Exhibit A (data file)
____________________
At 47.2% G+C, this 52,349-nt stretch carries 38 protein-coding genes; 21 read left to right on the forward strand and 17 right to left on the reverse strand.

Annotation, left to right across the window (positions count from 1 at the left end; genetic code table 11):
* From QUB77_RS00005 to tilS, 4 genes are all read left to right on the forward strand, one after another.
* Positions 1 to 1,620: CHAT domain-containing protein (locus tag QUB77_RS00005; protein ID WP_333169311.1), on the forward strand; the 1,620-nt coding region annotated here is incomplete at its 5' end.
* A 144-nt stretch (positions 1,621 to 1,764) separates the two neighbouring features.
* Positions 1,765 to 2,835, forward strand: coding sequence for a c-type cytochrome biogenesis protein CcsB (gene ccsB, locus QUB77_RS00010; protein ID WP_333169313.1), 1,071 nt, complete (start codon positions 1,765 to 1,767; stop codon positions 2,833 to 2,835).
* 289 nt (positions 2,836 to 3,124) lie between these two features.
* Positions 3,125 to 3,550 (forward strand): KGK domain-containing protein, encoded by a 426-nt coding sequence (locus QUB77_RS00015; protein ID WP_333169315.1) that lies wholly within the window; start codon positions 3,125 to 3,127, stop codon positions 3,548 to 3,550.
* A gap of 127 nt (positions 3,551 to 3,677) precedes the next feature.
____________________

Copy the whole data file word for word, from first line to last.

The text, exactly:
At 47.2% G+C, this 52,349-nt stretch carries 38 protein-coding genes; 21 read left to right on the forward strand and 17 right to left on the reverse strand.

Annotation, left to right across the window (positions count from 1 at the left end; genetic code table 11):
* From QUB77_RS00005 to tilS, 4 genes are all read left to right on the forward strand, one after another.
* Positions 1 to 1,620: CHAT domain-containing protein (locus tag QUB77_RS00005; protein ID WP_333169311.1), on the forward strand; the 1,620-nt coding region annotated here is incomplete at its 5' end.
* A 144-nt stretch (positions 1,621 to 1,764) separates the two neighbouring features.
* Positions 1,765 to 2,835, forward strand: coding sequence for a c-type cytochrome biogenesis protein CcsB (gene ccsB, locus QUB77_RS00010; protein ID WP_333169313.1), 1,071 nt, complete (start codon positions 1,765 to 1,767; stop codon positions 2,833 to 2,835).
* 289 nt (positions 2,836 to 3,124) lie between these two features.
* Positions 3,125 to 3,550 (forward strand): KGK domain-containing protein, encoded by a 426-nt coding sequence (locus QUB77_RS00015; protein ID WP_333169315.1) that lies wholly within the window; start codon positions 3,125 to 3,127, stop codon positions 3,548 to 3,550.
* A gap of 127 nt (positions 3,551 to 3,677) precedes the next feature.